Tuesday, December 30, 2014

Being Mortal: Medicine and What Matters in the End

Title:  Being Mortal:  Medicine and What Matters in the End
Author:  Atul Gawande
Publication Information:  Metropolitan Books. 2014. 304 pages.
ISBN:  0805095152 / 978-0805095159

Book Source:  I read this book based on an interest in the topic.

Favorite Quote:  "The simple view is that medicine exists to fight death and disease, and that is, of course, its most basic task. Death is the enemy. But the enemy has superior forces. Eventually, it wins. And in a war that you cannot win, you don't want a general who fights to the point of total annihilation. You don't want Custer. You want Robert E. Lee, someone who knows how to fight for territory that can be won and how to surrender it when it can't, someone who understands that the damage is greatest if all you do is battle to the bitter end."

Being Mortal takes on the conversation we so often avoid in our lives. No one wants to think of his or her own mortality, and no one wants to think of the mortality of a loved one. Yet, these conversations must happen before the decision is at hand and before conditions get such that we lose the ability to have the conversation. "This is what it means to have autonomy - you may not control life's circumstances, but getting to be the author of your life means getting to control what you do with them."

Atul Gawande takes on different elements of the issues involved with end of life care - nursing homes, hospice care, the role of medicine, the role of family, and individual choice. The book discusses these topics through the transitions that occurs in a person's life. The book's chapter titles  such as Things Fall Apart, Dependence, Assistance, A Better Life, and Courage convey the focus of the book on the individual patient - not just the facts, procedures, medicines, or institutions.

The central question at each juncture is - What is your (the patient's) goal? What is important to you? Is it to reach a milestone or event? Is it to suffer no pain? Is it to extend life as long as possible? Is it to maintain the ability to pursue a certain passion? What matters to you in the end?

The goals are of course unique to each patient and family. The book focuses on the "how."

It presents the research and the history of end of life care. It talks about the advent of nursing homes and the different approaches that have been tried to make them homes. It talks about the difference between curative and palliative medical measures. It talks about the conflicts that can arise within family members as emotions run high and goals differ. The book presents the pros and cons of laws allowing assisted suicide (laws such as Oregon's Death and Dignity Act that was so recently in the news).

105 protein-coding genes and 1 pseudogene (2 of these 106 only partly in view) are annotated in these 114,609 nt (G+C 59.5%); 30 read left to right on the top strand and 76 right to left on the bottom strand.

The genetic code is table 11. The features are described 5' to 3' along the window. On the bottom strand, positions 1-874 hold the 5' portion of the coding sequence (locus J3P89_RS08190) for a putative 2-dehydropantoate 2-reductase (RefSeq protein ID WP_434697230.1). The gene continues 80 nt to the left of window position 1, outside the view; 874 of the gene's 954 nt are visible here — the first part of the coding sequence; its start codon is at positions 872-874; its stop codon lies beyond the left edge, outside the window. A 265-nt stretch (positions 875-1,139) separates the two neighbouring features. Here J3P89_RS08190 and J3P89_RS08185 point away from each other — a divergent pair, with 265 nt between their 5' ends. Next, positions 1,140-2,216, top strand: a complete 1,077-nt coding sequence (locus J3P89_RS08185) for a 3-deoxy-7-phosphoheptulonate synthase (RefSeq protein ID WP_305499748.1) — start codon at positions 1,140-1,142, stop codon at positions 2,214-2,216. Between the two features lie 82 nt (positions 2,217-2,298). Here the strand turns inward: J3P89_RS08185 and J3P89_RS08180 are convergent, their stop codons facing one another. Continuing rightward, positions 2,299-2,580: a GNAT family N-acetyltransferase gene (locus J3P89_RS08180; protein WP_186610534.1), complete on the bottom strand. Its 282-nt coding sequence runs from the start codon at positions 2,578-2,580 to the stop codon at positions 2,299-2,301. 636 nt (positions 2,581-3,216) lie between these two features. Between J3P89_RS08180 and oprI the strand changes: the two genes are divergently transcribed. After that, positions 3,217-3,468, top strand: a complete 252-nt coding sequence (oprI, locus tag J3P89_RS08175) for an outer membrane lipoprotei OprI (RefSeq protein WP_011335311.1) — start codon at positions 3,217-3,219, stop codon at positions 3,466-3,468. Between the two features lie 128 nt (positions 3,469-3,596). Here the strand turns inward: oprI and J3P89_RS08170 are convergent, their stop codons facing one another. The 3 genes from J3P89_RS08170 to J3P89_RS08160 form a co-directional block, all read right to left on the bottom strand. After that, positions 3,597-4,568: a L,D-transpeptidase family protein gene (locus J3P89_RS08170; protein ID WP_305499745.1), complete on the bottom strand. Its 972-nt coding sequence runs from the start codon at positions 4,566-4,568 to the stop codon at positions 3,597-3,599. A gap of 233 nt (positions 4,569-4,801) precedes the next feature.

At the same time, it presents the choices in some very personal case studies, including the one for the author and his father. The facts address the logic of the situation, and the case studies incorporate the emotions and ground abstract ideas into real life scenarios. Again and again, the book returns to the concept of choice. Choices exists, but the conversations about those choices must take place.

The author writes with the understanding that comes with a medical background and the compassion that comes from facing these choices within his family. This combination makes the book approachable and readable. It leaves with a hope and a goal for medical care:  "The battle of being mortal is the battle to maintain the integrity of one's life - to avoid becoming so diminished or dissipated or subjugated that who you are becomes disconnected from who you were or who you want to be. Sickness and old age make the struggle hard enough. The professionals and institutions we turn to should not make it worse. But we have at last entered an era in which an increasing number of them believe their job is not to confine people's choices, in the name of safety, but to expand them, in the name of living a worthwhile life."

I would highly recommend this book to everyone. May these choices be far off for everyone, but at some point, they are coming - whether for yourself or for a family member. Read, learn, and have the tough conversations. I don't think you can ever be prepared, but being informed is a good start.

Please share your thoughts and leave a comment. I would love to "talk" to you.

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